I grew up with Oxford close by, and absolutely adore it, yet I’ve never been to Cambridge! Macca grew up near Cambridge and raves about it. While I’d love to go punting in Cambridge, I think it’ll be hard to knock my loyalty to Oxford!
Explore The Peak District National Park
The Peak District is the United Kingdom’s oldest national park, covering 555 square miles of glorious countryside right in the centre of the country. The region is best known for its wild moors, craggy peaks and wonderful hiking trails, but there’s plenty more to explore too.
We’d recommend hikes to the Dark Peaks and Mam Tor. Although the routes are challenging at points, the panoramic views are worth it! No trip to the region is complete without a visit to Chatsworth House, which is home to over 1000 acres of beautiful parkland and gardens.
After all that walking, no doubt you’ll be hungry, so it’s time for a rewarding slice of Bakewell Pudding in Bakewell or a gourmet dinner at Fischer’s at Baslow Hall. You can check out our top places to visit in the Peak District here.
Get Your Viking Fix In York Or Your Roman Fix In Bath
I’ve grouped these two together for now, as they both fall into the category of ‘wonderful English cities with very long and interesting histories!’ We can’t choose between them – we love them both equally.
Visit Bath to delve deep into Roman history, with a trip to the Roman baths. Immerse yourself in the literature of Jane Austen, relax in the soothing waters of Thermae Bath Spa, climb the tower of Bath Abbey for spectacular cityscapes and take in the architectural elegance of the Royal Crescent.
Alternatively, head north to York to uncover tales of the Viking city of Jorvik. Take a guided tour of the stunning York Minster, enjoy a cuppa and a ‘fat rascal’ at Betty’s, walk a real life Diagon Alley (The Shambles) and entertain your inner train spotter at the National Railway Museum.
Both of these cities showcase the best of Britain and are worthy additions to your Great British bucket list. They’re filled with beautiful architecture, have lots of options of things to do and are home to thriving restaurant, café and arts scenes.
Explore England’s Islands
People sometimes forget about England’s islands, but wow are they special. For a memorable island break, head to the Scilly Isles. This little archipelago is located 40 km off the southwestern tip of Cornwall.
There are 5 inhabited islands to visit, and the region is known for its incredible wildlife and warm microclimate. When you see the beaches, you could be fooled into thinking you’re looking at photos of the Caribbean!
Or for something a little different, how about a trip across the English Channel to the Isle of Wight? I visited a few years ago and felt like I’d gone back in time. Life moves at a slower pace, and there’s a real passion for the great outdoors. From wine tasting and kayaking, to relaxing on the beach and hiking, there’s plenty to do on the island, making it one of the best family holiday destinations in Great Britain.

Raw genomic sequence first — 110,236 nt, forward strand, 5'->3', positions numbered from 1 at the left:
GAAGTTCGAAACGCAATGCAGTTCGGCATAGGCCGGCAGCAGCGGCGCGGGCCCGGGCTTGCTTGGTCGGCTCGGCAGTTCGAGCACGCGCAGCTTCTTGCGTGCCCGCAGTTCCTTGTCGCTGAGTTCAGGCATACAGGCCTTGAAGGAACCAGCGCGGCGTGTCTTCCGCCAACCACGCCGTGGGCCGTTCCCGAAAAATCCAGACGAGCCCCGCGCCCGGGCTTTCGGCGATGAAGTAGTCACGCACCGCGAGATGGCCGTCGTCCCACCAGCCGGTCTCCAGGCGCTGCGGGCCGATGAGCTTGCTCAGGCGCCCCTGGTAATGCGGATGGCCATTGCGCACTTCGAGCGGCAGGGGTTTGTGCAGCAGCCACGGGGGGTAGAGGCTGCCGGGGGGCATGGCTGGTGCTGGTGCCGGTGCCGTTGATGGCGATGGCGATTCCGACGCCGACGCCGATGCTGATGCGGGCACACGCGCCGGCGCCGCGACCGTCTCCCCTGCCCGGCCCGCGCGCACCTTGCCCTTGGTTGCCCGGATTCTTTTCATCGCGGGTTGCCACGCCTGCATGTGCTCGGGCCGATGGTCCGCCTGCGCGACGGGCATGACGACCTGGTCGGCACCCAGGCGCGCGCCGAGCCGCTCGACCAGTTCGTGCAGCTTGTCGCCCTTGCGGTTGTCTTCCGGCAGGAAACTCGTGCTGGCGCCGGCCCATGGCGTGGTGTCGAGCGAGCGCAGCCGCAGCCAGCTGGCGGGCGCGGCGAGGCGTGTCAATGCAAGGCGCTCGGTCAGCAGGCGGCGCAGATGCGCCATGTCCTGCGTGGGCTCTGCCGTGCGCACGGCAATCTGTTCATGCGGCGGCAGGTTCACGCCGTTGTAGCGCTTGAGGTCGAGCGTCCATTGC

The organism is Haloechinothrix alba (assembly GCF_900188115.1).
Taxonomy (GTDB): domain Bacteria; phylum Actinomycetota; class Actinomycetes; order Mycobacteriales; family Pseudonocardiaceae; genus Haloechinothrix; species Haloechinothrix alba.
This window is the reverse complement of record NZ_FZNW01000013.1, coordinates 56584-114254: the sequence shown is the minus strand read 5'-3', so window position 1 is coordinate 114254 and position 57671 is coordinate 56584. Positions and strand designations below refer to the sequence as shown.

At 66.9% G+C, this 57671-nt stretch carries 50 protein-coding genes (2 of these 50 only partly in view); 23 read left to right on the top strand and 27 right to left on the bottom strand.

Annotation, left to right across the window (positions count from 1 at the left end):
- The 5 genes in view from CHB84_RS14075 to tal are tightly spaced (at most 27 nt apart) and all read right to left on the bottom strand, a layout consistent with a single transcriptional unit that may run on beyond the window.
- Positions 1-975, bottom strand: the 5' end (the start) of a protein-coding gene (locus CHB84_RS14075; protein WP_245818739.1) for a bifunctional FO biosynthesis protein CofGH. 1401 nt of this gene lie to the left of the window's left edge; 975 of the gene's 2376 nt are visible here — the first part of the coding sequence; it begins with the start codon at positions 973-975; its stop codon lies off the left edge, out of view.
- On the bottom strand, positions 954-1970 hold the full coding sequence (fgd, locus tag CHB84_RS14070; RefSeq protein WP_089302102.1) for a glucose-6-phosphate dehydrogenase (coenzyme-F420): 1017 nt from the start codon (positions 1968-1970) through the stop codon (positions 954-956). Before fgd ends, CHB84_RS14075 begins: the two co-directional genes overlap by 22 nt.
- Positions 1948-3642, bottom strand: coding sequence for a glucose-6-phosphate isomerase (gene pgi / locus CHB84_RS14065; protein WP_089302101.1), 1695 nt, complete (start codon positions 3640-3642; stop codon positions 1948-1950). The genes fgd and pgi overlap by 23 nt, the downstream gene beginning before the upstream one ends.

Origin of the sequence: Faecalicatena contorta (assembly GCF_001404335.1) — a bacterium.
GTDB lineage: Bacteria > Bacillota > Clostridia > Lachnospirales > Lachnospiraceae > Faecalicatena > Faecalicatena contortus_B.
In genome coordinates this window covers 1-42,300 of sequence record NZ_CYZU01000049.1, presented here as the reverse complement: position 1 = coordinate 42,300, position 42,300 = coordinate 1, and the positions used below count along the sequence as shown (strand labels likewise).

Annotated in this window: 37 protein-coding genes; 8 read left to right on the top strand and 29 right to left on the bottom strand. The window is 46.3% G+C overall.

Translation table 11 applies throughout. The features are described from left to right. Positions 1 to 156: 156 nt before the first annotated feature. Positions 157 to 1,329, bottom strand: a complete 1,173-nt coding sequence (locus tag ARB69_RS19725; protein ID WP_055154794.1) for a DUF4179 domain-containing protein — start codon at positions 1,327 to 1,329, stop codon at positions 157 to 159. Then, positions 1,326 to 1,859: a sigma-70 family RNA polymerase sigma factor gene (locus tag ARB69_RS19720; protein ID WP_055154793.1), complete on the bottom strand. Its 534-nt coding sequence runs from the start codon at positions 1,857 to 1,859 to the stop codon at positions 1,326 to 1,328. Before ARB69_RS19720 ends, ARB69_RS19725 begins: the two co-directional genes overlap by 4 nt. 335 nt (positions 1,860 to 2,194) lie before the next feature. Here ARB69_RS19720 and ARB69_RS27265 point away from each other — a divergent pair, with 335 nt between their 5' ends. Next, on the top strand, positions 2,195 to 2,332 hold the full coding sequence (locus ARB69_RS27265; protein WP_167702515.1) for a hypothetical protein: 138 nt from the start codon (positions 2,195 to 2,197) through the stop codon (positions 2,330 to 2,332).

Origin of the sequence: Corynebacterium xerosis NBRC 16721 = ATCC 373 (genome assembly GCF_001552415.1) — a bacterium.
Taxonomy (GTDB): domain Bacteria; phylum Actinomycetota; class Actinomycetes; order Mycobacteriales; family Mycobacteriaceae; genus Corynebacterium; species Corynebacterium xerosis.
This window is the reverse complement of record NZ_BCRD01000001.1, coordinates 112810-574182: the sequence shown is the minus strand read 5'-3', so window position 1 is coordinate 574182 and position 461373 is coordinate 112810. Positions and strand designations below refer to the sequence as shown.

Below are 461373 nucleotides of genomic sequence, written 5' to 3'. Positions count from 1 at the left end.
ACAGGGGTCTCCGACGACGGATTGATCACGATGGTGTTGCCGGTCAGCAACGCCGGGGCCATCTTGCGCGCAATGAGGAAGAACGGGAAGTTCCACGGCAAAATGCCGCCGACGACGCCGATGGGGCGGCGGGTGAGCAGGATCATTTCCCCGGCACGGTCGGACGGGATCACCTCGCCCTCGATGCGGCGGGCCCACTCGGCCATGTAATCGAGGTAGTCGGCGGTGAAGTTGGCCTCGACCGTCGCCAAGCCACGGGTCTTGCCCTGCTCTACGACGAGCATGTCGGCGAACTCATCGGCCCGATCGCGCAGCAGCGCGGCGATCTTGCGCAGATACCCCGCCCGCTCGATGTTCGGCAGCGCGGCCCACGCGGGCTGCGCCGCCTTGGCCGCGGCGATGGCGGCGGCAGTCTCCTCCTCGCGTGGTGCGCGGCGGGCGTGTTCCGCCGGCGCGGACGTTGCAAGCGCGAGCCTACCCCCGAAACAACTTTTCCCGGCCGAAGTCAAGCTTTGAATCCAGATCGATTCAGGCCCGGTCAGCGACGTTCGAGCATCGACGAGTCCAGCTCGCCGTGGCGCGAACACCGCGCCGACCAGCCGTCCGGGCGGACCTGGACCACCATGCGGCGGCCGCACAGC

Go On A Jurassic Coast Adventure
While you might visit the Jurassic Coast as part of a trip along the South West Coast Path, I’d recommend dedicating an entire trip to visiting the region as there’s so much to see. The Jurassic Coast stretches from Exmouth in Devon to Studland Bay in Dorset and is a UNESCO World Heritage Site.
West Bay is one of my favourite spots. The ridges on the huge cliffs show the falling sea levels from over 175 million years ago – a reminder of why this is known as the Jurassic Coast! I’d also recommend the clifftop walk from Lulworth Cove to Durdle Door. Both spots are absolutely stunning.
You could also visit Old Harry Rocks, close to Studland Bay. Thousands of years ago, the chalk standing stones connected to The Needles on the Isle of Wight. The hike to see them is scenic, and will have you reaching for your camera over and over.
BEST OF BRITAIN – SCOTLAND
Drive The North Coast 500
The North Coast 500 is Scotland’s version of Route 66 and is a worthy addition to any list showcasing the best of Britain. Starting in the northern city of Inverness, the NC500 is a 516-mile road trip route taking you through some of the most beautiful places in Scotland. Usually it takes around a week to drive the route, so perhaps it’s time to hire a campervan and convert to #vanlife!
Highlights along the route include the fairy-tale chateau of Dunrobin Castle, the pristine white sands of Balnakeil Beach, dolphin spotting in Moray Firth, water sports at Brims Ness near Thurso, and the route from Kishorn and Applecross which leads you to the most incredible views over Wester Ross, the Isle of Skye, Rum and the Outer Hebrides.
You don’t have to drive the route either. If you fancy a challenge, how about hopping on a bike and spending a few weeks cycling the route? Or you could choose one area and walk a section of it.
Immerse Yourself In The Natural Beauty Of The Isle of Skye
The Isle of Skye absolutely has to be on your Great British bucket list. It might be a little remote and harder to reach, but it’s 100% worth the effort. It’s often named as one of the most beautiful places in Scotland.
The Isle of Skye is famous for majestic geological features, such as the Old Man of Storr, the Quiraing and the Cuillin. This is proper hiking country so make sure you bring along your hiking boots. Skye is also home to the Talisker Distillery, so you can stop by for a wee dram when your legs get tired!
Search For Nessie At Loch Ness
Everyone knows about the legend of the Loch Ness monster, so at least once in your life, you should visit the loch and have a good old search for dear Nessie. You never know, you might spot her!
Understandably, Loch Ness is one of the most popular places to visit in Scotland, and is easily accessible by car from Inverness. It’s a beautiful loch regardless of whether you spot Nessie. We’d recommend a relaxing walk around the perimeter or setting sail on a Loch Ness cruise from Inverness, Fort Augustus or Drumnadrochit.
Enjoy Edinburgh’s Creative Scene At The Annual Edinburgh Fringe Festival